When Matt Kenseth deliberately wrecked Joey Logano at Martinsville Speedway last October, he took out the race leader, who likely was on his way to a fourth consecutive race victory and his first NASCAR Sprint Cup Series championship.
Instead, Logano got knocked out of title contention despite having a series-high six victories. For his actions, Kenseth was suspended for two races, sitting out the events at Texas and Phoenix.
During his appeal of the suspension, Kenseth said it was too harsh because lots of guys wrecked other guys throughout NASCAR's history and they didn't get suspended.
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"I'm the first driver in the 65-year history of NASCAR to get suspended for an incident that happened in a Sprint Cup Series race," Kenseth said after his final appeal was rejected. "I feel like I was unfairly made the example. ... I'm extremely disappointed."
Well, that won't be a problem this year.
Friday night at Daytona International Speedway, NASCAR announced dramatic rule book revisions that address situations like Kenseth and Logano, as well as a host of other issues.
For example, if one driver makes a premeditated move to eliminate another driver from championship contention in a dangerous manner, the penalty will be a loss of 50-100 driver and team owner points, a fine of $150,000-$200,000 "and/or two-race suspension, indefinite suspension or termination."
By the same token, NASCAR competitors -- drivers, crew chiefs, crew members and others -- can be kicked out of the sport entirely for domestic violence; making racial, religious or sexual slurs; or being charged with "significant criminal violations."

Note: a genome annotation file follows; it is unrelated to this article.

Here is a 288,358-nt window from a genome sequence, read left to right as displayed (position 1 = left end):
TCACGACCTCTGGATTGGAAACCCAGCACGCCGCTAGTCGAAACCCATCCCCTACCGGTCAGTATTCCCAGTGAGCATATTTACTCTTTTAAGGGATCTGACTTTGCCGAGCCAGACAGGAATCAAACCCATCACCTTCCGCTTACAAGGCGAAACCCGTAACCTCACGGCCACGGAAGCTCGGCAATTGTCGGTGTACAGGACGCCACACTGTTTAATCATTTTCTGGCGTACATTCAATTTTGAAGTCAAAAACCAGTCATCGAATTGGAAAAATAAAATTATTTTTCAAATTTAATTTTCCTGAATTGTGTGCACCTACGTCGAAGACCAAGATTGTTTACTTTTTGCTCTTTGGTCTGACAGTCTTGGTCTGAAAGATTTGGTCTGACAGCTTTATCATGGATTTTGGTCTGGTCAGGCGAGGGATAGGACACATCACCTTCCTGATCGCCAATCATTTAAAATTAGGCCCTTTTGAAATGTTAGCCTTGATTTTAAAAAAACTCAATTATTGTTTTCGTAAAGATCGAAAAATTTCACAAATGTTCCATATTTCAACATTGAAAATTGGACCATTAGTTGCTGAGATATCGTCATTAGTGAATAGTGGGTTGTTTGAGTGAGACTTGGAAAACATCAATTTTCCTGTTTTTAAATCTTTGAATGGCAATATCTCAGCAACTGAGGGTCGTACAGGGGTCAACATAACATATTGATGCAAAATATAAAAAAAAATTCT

On the "boys have at it" front, shoving another driver or shouting at the driver is worth only a warning, meeting with NASCAR or probation.
Although the Twitterverse predictably blew up when this story was reported, this is a huge step forward for NASCAR, something that should have been done years ago, precisely to avoid situations like last year with Kenseth vs. Logano.
I can totally see Kenseth's point. If no one else ever got suspended, he had no reason to think he would be. That didn't make what he did acceptable, but it certainly made it understandable.
A few years ago, NASCAR instituted a drug-testing policy. Piss in a cup and if you fail the test, you're out of the sport until you can prove you're clean. No one seemed to have a problem with that.
And I have no problem whatsoever with what NASCAR announced Friday night.
Now, the rules are clear: Commit a specific violation and there are specific penalties. That should make everyone's life easier because you know what's allowed, what isn't and what happens when the rules are broken.
As I said the other day about the Charter system, it's about damn time.